When It Isn't Like It Should Be

On Monday we made a quick trip (well, as quick as a trip that involves a 5-hour drive each way can be) back home for Ben's company's holiday party. I plan the parties, and for the last couple years we've done some limo-riding and restaurant-hopping, but we always end back at a tried-and-true favorite restaurant. That restaurant happens to be a block from the house we own but no longer live in, so when the party ended we walked toward our house, like usual...and then past our house, our home, and turned the corner to walk another 2 blocks to our hotel for the night.

Since I've never needed to stay in a hotel there before, I never knew the vantage point it had. When I walked into our ro and looked out the windows, I saw everything. Every piece of the puzzle that I call home was all in one place, already assembled. The clock tower I used to run by, where I'd make a mental note of whether or not I'd be home by the time I told Ben I would be; the church that we walked into as fiancé and fiancée and walked out of husband and wife; the green patina on the roof of the apartment building that was our first Portsmouth home; the sidewalks with uneven bricks, where I earned almost every one of my running victories over the last 3 years; the aircraft carriers being repaired in dry docks; the river that I used to run alongside and drive under on a daily basis: it was all there.

I was apprehensive about moving back to Blacksburg, not because it isn't beautiful or interesting, but because despite those things it made me so gut-wrenchingly homesick the first time around. These two places, although both just small specks on the map, couldn't be more different. I remember seeing the movie Juno my senior year and a line from that movie, "I never realize how much I like being home unless I've been somewhere really different for a while," has always stuck with me. It was true in 2007 and apparently it's still true now.

Portsmouth isn't just home because it's the place I used to live. It's the common thread linking together everything I've ever poured my heart and soul into. It's where I vowed to love, honor, and cherish the most important person in my life for as long as we both shall live. It's where I started my career, then quit that career, neither of which was a small moment in any capacity. And leave it to me to turn any discussion into the topic of running, but it's where I learned to run and learned that I am so much more capable than I ever imagined. The magnitude of those things is not lost on me.

Ben and I have a print hanging in our home that says, "Wherever we are together that is home" (I know, again with the quotes about home...?). We had it in our Portsmouth home and now our Balcksburg home, and I want so desperately for it to be true. I don't want to be so attached to things or places or even memories. I just don't think I fully realized before now that moving would be such a sacrifice for me. I was so focused on how much of a sacrifice Ben was making for me (having to work remotely and travel more often) that I didn't consider that I would have to sacrifice some things. Or maybe I did, and I told myself it would be okay, because how can I look at it as a sacrifice when ultimately I am getting exactly what I want?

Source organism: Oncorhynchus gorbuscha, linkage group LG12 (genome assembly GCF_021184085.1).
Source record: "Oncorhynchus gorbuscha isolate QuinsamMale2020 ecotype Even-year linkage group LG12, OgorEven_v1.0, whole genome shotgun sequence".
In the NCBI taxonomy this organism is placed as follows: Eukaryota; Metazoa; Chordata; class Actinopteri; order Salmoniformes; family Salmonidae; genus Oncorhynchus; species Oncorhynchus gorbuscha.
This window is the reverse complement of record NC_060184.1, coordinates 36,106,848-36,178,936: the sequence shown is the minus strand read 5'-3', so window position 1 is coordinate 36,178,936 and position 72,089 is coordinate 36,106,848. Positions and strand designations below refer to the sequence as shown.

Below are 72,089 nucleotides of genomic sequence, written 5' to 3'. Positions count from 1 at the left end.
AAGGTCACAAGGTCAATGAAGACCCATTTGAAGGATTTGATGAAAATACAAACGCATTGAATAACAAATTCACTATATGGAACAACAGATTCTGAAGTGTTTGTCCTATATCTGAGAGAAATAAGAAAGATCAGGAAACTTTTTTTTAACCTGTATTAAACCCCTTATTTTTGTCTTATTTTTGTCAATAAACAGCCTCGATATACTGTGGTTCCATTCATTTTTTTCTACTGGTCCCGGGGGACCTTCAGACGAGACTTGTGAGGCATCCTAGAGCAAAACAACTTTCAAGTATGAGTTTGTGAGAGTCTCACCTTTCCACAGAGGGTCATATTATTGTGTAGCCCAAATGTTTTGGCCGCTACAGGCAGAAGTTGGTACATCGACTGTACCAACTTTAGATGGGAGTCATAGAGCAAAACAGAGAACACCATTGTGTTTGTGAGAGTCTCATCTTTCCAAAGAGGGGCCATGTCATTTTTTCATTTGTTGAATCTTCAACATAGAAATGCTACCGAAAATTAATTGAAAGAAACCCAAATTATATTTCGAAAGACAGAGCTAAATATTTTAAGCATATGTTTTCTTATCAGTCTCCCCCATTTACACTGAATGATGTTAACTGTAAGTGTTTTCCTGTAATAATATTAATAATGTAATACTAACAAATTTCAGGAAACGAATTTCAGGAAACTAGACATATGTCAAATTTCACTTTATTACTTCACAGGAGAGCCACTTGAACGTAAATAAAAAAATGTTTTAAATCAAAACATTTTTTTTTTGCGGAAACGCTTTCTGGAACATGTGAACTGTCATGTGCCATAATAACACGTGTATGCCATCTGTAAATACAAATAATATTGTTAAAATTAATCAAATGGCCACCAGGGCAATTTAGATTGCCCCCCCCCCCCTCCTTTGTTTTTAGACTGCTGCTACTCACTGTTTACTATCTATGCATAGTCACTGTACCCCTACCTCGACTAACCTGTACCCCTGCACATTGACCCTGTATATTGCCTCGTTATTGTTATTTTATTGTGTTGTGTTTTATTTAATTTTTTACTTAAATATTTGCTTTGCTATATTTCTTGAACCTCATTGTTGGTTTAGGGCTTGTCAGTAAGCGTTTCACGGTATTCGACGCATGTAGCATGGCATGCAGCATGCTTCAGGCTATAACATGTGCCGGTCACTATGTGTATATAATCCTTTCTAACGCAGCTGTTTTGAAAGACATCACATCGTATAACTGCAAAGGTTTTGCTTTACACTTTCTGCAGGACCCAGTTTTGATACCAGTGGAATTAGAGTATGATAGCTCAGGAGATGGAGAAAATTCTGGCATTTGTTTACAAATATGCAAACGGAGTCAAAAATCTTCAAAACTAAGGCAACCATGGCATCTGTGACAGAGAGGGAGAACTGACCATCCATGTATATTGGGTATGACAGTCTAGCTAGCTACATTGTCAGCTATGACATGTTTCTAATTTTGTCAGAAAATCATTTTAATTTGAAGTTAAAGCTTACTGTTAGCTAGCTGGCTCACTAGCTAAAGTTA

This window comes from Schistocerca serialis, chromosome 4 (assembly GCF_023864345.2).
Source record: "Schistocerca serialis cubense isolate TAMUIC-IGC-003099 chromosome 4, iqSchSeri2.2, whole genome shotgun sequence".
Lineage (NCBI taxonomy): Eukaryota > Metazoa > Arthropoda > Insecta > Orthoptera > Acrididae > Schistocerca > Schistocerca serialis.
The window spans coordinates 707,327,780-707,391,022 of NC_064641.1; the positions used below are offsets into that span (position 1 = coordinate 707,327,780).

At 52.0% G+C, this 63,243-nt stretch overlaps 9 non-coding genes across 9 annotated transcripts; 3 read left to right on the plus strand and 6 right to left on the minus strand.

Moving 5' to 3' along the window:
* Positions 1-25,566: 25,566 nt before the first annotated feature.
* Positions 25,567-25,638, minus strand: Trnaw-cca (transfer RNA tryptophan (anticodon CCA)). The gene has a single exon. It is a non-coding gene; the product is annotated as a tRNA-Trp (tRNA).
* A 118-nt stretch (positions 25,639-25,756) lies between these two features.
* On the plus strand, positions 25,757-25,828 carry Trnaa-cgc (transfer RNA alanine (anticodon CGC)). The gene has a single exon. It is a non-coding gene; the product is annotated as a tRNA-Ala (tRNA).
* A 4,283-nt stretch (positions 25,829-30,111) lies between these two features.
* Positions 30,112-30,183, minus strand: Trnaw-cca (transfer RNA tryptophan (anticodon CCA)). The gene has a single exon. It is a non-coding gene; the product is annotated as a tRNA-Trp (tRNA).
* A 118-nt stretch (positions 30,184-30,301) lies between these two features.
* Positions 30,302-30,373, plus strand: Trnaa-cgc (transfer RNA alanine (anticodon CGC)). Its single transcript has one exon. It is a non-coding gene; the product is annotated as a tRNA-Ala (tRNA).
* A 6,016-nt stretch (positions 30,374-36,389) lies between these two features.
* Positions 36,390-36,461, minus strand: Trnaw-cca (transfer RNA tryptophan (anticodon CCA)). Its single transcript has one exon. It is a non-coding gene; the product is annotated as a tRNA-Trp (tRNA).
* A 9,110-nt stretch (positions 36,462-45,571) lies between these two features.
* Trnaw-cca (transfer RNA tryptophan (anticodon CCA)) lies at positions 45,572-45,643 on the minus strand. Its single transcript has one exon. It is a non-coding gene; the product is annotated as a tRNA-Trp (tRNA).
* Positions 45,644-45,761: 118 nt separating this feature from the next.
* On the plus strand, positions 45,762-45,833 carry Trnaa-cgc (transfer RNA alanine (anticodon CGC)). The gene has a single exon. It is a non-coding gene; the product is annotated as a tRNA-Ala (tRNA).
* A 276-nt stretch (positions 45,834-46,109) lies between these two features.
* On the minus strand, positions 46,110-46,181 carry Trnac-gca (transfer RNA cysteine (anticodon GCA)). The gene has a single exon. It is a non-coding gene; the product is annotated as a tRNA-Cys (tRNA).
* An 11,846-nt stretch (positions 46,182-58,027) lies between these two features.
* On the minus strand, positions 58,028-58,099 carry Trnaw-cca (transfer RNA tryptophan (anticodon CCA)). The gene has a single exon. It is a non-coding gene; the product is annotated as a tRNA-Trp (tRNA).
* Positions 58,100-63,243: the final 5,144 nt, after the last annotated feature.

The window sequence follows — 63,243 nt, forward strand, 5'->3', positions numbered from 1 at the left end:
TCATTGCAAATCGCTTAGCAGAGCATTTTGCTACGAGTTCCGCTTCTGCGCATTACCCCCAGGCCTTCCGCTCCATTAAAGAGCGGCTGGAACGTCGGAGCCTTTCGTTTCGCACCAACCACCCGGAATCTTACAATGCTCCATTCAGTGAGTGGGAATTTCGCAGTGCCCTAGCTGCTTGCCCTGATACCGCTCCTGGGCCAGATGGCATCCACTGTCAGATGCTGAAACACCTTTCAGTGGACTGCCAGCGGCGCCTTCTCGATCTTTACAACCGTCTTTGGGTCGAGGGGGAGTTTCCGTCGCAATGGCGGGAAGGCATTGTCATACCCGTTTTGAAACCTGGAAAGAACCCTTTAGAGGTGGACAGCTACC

The next day, just as soon as we had arrived, we went to leave. As we drove away it still stung to think about all the memories we left behind and all the new ones we don't get to make there, but then I thought about what made me want to move in the first place. That stinging, pining, aching feeling I got just from looking out a Portsmouth window was the same one, magnified by 10 or 100, that I used to get when I was a teacher and my students would talk about going to Virginia Tech. It's the same one I used to get whenever Ben's degree came up in conversation with a stranger, and I would feel inadequate in some way, like I missed the boat on something I know I should have done. It's the one I would get last year, when I went to a school closer to home that I knew deep down wasn't the right fit.

I've had some ups and downs lately. I feel like I've pressed on, full-steam ahead for the whole semester, and the closer I get to the end, with so many dates and deadlines and projects and exams, the tighter and closer the blinders get. So, just for a second, I loosened them a little and tried not to focus so much on the past and the would-be future, but on the now, especially the alternative now. Alternative now felt worse than actual now. So I kept driving and I left Portsmouth behind.

And then I had a singalong to Oh, Comely and I got all the words right and everything felt a little bit better.


  1. I completely understand. Even though it's been years since I lived in Pittsburgh, every time I go back I still feel that pain every time I go back. I know it's my city and what I love but not where I need to be. Maybe one day but I still love and miss it.